EnvP(b)1 is an endogenous retroviral envelope gene found in human and other primate genomes. We report EnvP(b)1 sequences in primate genomes consistent with an integration event between 40 and 71 million years ago. Using a highly specific polyclonal antiserum raised against the putative receptor binding domain (RBD) of human EnvP(b)1, we detected expression in human placenta, ovaries, and thymus. We found that EnvP(b)1 is proteolytically processed, and using cell-cell fusion assays in multiple primate cell lines, we demonstrated that extant EnvP(b)1 proteins from a variety of primate genomes are fusogenic. This work supports the idea that EnvP(b)1 is under purifying selection and its fusogenic activity has been maintained for over 40 million years. We determined the structure of the RBD of human EnvP(b)1, which defines structural similarities with extant leukemia viruses, de-spite little sequence conservation. This structure highlights a common scaffold from which novel receptor binding specificities likely evolved. The evolutionary plasticity of this domain may underlie the diversity of related Envs in circulating viruses. IMPORTANCE Organisms can access genetic and functional novelty by capturing viral elements within their genomes, where they can evolve to drive new cellular or organismal processes. We demonstrate that a retroviral envelope gene, EnvP(b)1, has been maintained and its fusion activity preserved for 40 to 71 million years. It is expressed as a protein in multiple healthy human tissues. We determined the structure of its inferred receptor binding domain and compared it with the same domain in modern viruses. We found a common conserved architecture that underlies the var-ied receptor binding activity of divergent Env genes. The modularity and versatility of this domain may underpin the evolutionary success of this clade of fusogens.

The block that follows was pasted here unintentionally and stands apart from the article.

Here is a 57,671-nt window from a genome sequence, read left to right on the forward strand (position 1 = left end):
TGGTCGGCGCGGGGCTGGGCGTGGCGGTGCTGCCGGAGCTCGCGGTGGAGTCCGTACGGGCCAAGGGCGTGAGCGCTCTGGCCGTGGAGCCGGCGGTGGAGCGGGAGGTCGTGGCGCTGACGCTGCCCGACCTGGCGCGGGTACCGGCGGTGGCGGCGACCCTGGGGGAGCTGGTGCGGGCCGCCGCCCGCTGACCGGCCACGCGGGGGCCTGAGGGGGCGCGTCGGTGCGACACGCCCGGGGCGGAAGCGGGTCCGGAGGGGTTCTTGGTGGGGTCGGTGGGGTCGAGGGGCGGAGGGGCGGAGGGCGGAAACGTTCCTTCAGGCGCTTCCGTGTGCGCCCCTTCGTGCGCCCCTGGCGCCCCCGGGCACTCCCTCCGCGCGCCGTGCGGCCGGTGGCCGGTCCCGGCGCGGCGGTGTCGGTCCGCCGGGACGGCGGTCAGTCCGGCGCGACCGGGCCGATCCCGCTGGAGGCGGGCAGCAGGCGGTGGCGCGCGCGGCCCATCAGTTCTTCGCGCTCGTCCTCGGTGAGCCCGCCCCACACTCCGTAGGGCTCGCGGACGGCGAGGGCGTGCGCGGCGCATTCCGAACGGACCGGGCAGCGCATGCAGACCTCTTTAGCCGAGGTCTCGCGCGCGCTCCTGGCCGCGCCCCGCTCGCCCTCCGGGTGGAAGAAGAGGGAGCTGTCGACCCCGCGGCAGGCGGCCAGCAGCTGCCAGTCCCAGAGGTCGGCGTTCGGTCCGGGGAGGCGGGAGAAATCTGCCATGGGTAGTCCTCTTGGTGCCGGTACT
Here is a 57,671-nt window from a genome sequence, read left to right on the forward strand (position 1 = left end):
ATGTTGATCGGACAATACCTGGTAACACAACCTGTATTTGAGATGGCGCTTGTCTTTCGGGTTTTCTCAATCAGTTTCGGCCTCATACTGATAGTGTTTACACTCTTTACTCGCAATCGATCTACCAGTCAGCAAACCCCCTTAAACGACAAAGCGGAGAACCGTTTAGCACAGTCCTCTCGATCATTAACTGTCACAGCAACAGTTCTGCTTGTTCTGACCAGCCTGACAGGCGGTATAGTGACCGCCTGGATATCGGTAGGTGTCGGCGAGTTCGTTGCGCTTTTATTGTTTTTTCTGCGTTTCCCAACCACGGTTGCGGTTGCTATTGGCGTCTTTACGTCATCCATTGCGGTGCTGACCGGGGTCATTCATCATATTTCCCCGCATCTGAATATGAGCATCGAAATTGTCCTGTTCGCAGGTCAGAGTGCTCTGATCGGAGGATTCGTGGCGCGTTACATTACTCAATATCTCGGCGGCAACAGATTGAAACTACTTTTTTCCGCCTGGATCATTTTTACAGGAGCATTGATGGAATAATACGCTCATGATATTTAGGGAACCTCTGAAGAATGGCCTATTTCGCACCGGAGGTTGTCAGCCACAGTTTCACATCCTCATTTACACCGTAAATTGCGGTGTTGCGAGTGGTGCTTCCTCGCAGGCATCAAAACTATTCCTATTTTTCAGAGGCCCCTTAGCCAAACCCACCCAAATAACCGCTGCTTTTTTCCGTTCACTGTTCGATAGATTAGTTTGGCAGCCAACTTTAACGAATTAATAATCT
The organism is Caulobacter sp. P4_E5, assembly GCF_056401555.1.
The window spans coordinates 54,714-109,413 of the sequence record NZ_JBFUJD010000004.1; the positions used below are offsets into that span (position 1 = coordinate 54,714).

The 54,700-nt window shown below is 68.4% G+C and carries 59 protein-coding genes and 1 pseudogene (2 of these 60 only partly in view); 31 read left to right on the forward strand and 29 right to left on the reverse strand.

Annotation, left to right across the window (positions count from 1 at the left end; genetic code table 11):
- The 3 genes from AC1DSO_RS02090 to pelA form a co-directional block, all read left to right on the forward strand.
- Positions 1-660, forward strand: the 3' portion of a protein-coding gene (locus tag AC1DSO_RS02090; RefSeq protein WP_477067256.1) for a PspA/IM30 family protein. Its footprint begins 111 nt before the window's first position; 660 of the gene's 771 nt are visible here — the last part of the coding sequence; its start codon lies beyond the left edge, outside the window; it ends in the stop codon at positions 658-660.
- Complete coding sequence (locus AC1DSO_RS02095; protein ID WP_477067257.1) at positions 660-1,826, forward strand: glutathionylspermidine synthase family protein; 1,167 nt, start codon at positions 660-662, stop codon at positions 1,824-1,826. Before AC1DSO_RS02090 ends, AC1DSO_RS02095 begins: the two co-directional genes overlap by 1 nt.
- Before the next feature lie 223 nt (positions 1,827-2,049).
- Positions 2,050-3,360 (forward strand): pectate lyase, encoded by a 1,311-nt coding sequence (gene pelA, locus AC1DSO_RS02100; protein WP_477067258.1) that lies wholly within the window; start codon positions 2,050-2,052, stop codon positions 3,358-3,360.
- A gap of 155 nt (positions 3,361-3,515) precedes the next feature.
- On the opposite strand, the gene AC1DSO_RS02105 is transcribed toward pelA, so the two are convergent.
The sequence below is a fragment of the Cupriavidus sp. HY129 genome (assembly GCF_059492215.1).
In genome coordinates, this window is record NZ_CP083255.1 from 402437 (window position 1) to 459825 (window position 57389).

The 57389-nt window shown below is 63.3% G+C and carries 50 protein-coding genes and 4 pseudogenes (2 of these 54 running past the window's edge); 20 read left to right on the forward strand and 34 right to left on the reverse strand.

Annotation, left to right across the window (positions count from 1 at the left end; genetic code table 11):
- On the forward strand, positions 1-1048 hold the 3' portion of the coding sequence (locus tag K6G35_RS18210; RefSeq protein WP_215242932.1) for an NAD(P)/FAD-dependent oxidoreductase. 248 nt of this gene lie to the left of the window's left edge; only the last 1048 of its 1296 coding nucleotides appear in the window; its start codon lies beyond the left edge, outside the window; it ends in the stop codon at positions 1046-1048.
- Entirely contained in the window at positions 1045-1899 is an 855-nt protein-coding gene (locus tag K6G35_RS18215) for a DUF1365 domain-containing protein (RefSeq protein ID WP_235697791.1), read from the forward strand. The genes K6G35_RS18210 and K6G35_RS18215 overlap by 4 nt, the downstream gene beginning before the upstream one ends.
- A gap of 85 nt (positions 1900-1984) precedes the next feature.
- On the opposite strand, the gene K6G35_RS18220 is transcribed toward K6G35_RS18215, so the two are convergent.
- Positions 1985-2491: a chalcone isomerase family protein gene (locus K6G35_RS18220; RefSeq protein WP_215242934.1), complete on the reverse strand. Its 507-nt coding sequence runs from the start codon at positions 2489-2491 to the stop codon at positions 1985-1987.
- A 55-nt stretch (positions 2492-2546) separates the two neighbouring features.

- Endogenous retrovirus
- Envelope protein